Christian apologists declare their faith victorious because atheists and skeptics think science can test everything, which is a self-refuting claim they argue. But it’s only a self-refuting claim if we say we’re certain science can test everything. For if we leave room for reasonable doubt then it’s not self-defeating to say science can probably test everything, or even that science can test almost everything. For otherwise, how can we test whether or not science can test everything? What kind of experiment could test that? It wouldn’t be an empirical one, as far as we can speculate. Such a conclusion must come from probabilistic reasoning. So I admit there is at least one claim that cannot be tested by empirical science. I don’t know how many others there are, nor does anyone else, but there are probably a few more. What does it feel like to be a bat? What are the contents of someone's subconscious mind? What does an empirical investigation of an event in the historical past tell us? Science probably can't perform tests to answer those questions, at least, I find it hard to think it can. But maybe in the future scientists will be able to do so, by creating a virtual reality bat-like simulator, or finding a way to know the contents of subconscious minds, or by time-travel back into the past. Some say empirical science cannot test conceptual questions like whether or not square circles can exist, for they are known merely by reflecting on the terms involved. But this just means some questions can be answered independently of science. It doesn’t mean science cannot answer them. Scientists can always try making such an object!

Mittelberg discusses skepticism and the trustworthiness of historical knowledge in chapter eight. His answer to historical skepticism is that historians are the ones "who helped to straighten out the historical record", that "it is often the further application of the same disipline that brings us the more accurate answers." (p. 136). But if this applies to historians then surely he should see it equally applies to scientists. Almost by definition science is a self-corrective discipline. Scientists are always double-checking on the previous work of other scientists, since that's what they do. So if any scientific conclusions are to be over-turned they will over-turned by other scienists.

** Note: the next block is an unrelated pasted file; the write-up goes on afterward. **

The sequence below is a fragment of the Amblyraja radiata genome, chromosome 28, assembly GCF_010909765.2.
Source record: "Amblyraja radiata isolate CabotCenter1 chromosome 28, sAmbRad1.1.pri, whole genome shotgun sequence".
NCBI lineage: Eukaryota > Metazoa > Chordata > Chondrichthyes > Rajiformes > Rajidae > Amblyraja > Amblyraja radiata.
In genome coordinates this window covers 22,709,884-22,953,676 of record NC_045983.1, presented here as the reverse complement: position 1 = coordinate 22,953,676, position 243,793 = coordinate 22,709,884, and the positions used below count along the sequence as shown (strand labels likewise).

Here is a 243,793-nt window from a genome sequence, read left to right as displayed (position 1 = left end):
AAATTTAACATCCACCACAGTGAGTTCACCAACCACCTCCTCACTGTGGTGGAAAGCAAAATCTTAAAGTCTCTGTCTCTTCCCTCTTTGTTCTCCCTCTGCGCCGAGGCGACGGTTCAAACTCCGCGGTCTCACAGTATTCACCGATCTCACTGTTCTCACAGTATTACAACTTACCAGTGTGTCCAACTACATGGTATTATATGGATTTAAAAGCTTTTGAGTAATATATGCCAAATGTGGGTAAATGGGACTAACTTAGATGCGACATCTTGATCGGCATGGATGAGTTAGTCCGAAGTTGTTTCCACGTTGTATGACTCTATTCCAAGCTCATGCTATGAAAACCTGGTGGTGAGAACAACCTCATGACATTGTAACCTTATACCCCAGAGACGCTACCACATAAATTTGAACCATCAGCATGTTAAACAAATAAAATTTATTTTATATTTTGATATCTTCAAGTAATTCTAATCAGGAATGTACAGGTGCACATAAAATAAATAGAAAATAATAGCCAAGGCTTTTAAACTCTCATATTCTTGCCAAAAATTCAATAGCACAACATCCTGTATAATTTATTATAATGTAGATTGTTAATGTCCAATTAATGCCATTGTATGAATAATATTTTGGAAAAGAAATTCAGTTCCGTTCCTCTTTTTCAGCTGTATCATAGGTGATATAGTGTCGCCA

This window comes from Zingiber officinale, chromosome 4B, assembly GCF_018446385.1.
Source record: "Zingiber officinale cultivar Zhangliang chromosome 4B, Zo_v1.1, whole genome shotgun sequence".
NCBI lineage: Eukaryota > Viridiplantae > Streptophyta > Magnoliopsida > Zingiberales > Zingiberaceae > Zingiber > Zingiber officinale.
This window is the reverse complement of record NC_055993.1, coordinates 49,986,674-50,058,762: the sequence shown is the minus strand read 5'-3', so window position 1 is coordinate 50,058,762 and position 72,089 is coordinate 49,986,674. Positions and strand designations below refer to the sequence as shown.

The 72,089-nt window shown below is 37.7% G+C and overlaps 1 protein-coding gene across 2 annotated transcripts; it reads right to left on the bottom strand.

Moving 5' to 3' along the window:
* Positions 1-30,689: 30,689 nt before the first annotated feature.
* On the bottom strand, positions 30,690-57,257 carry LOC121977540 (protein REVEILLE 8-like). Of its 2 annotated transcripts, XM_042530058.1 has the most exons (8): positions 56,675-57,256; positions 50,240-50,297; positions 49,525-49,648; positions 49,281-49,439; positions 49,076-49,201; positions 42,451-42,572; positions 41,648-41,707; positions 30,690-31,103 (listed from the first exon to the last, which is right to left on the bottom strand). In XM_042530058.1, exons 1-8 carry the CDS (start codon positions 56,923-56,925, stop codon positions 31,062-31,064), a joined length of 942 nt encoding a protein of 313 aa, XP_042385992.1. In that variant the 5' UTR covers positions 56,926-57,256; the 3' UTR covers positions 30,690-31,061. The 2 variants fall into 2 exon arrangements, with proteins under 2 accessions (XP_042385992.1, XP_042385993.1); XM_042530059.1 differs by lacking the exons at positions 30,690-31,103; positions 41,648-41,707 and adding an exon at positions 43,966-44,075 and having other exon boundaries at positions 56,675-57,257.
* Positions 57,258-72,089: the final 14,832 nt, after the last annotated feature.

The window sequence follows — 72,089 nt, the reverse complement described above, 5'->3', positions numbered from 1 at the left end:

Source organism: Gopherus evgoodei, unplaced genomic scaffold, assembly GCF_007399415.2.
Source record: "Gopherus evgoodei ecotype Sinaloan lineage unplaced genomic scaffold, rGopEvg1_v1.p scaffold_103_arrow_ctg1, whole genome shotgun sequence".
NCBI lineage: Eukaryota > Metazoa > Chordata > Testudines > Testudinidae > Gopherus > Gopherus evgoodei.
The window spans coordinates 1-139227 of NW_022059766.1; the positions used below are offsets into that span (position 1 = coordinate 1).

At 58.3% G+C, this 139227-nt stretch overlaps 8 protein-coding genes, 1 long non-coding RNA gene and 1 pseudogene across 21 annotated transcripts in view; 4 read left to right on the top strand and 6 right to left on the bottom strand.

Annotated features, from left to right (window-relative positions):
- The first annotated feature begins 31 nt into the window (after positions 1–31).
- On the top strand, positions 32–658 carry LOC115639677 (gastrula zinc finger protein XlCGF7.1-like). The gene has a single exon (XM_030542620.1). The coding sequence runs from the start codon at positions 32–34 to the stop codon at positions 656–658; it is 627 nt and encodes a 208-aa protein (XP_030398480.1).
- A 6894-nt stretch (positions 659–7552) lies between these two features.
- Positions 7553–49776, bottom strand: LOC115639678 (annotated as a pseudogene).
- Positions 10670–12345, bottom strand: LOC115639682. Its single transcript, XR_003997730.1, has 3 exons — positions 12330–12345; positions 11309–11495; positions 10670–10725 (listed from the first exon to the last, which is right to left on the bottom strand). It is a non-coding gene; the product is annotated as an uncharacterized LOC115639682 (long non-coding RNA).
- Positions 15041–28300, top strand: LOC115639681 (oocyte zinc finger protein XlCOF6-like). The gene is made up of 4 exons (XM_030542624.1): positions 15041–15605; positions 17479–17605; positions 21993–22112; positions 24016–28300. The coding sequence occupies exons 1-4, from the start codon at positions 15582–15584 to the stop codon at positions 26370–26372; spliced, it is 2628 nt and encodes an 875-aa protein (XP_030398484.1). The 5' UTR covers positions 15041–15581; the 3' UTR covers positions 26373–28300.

Since the requirement for logic and reason should be taken for granted by anyone who thinks and reasons, the only distinction that matters is between evidential reasoning and non-evidential reasoning, that is, reasoning based on objective evidence and reasoning based on insufficient objective evidence (or none at all). So evidence, objective evidence, is paramount. The more of it the better. Beliefs that are based on insufficient evidence about the nature of nature, its workings, and/or its origins are to be rejected. The conclusions we accept must be based on the strength of the evidence. Period.

Other resources on scientism:

My blog essay Enough of This Utter Nonsense, On Knowing the Supernatural.

My blog essay Don't Be Close-Minded to Science in my anthology Christianity in the Light of Science.

Evolutionary scientist Jerry Coyne.

British philosopher Stephen Law essay Scientism!

Stephen Law podcast LINK.

Maarten Boudry's 320 page book, Science Unlimited?: The Challenges of Scientism, is an important one.

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John W. Loftus is a philosopher and counter-apologist credited with 12 critically acclaimed books, including The Case against Miracles, God and Horrendous Suffering, and Varieties of Jesus Mythicism. Please support DC by sharing our posts, or by subscribing, donating, or buying our books at Amazon. Thank you so much!